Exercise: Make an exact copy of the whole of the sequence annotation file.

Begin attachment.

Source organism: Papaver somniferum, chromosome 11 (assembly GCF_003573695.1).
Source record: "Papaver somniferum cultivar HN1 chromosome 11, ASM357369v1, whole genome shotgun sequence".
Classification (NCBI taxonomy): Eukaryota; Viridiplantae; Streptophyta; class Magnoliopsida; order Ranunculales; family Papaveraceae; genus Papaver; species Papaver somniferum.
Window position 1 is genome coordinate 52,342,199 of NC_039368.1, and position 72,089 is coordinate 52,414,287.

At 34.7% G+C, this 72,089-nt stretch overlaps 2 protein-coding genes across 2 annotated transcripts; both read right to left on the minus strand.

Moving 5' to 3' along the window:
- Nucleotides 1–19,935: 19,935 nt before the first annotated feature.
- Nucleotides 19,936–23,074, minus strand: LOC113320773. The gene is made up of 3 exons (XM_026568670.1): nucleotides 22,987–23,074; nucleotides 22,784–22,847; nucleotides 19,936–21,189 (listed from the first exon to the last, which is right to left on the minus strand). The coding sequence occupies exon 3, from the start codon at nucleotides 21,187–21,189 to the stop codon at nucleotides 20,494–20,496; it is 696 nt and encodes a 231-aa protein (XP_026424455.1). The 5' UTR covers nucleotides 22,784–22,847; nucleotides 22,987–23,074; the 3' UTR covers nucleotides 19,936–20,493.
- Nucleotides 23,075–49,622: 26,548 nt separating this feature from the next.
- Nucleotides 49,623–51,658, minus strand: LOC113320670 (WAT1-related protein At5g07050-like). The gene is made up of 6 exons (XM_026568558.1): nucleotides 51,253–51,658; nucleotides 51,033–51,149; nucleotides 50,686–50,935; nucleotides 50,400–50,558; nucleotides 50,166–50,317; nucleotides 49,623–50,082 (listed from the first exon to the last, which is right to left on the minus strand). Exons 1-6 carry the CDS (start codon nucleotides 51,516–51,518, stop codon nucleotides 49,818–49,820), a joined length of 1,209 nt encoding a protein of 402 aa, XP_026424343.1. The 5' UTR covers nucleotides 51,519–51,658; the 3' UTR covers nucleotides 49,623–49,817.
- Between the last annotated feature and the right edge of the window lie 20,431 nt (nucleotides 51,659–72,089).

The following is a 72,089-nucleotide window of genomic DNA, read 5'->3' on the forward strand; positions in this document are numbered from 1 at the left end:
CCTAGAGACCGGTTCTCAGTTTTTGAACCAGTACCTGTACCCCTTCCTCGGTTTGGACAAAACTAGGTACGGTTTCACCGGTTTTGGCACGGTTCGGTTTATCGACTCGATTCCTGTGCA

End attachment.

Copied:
Source organism: Papaver somniferum, chromosome 11 (assembly GCF_003573695.1).
Source record: "Papaver somniferum cultivar HN1 chromosome 11, ASM357369v1, whole genome shotgun sequence".
Classification (NCBI taxonomy): Eukaryota; Viridiplantae; Streptophyta; class Magnoliopsida; order Ranunculales; family Papaveraceae; genus Papaver; species Papaver somniferum.
Window position 1 is genome coordinate 52,342,199 of NC_039368.1, and position 72,089 is coordinate 52,414,287.

At 34.7% G+C, this 72,089-nt stretch overlaps 2 protein-coding genes across 2 annotated transcripts; both read right to left on the minus strand.

Moving 5' to 3' along the window:
- Nucleotides 1–19,935: 19,935 nt before the first annotated feature.
- Nucleotides 19,936–23,074, minus strand: LOC113320773. The gene is made up of 3 exons (XM_026568670.1): nucleotides 22,987–23,074; nucleotides 22,784–22,847; nucleotides 19,936–21,189 (listed from the first exon to the last, which is right to left on the minus strand). The coding sequence occupies exon 3, from the start codon at nucleotides 21,187–21,189 to the stop codon at nucleotides 20,494–20,496; it is 696 nt and encodes a 231-aa protein (XP_026424455.1). The 5' UTR covers nucleotides 22,784–22,847; nucleotides 22,987–23,074; the 3' UTR covers nucleotides 19,936–20,493.
- Nucleotides 23,075–49,622: 26,548 nt separating this feature from the next.
- Nucleotides 49,623–51,658, minus strand: LOC113320670 (WAT1-related protein At5g07050-like). The gene is made up of 6 exons (XM_026568558.1): nucleotides 51,253–51,658; nucleotides 51,033–51,149; nucleotides 50,686–50,935; nucleotides 50,400–50,558; nucleotides 50,166–50,317; nucleotides 49,623–50,082 (listed from the first exon to the last, which is right to left on the minus strand). Exons 1-6 carry the CDS (start codon nucleotides 51,516–51,518, stop codon nucleotides 49,818–49,820), a joined length of 1,209 nt encoding a protein of 402 aa, XP_026424343.1. The 5' UTR covers nucleotides 51,519–51,658; the 3' UTR covers nucleotides 49,623–49,817.
- Between the last annotated feature and the right edge of the window lie 20,431 nt (nucleotides 51,659–72,089).

The following is a 72,089-nucleotide window of genomic DNA, read 5'->3' on the forward strand; positions in this document are numbered from 1 at the left end:
CCTAGAGACCGGTTCTCAGTTTTTGAACCAGTACCTGTACCCCTTCCTCGGTTTGGACAAAACTAGGTACGGTTTCACCGGTTTTGGCACGGTTCGGTTTATCGACTCGATTCCTGTGCA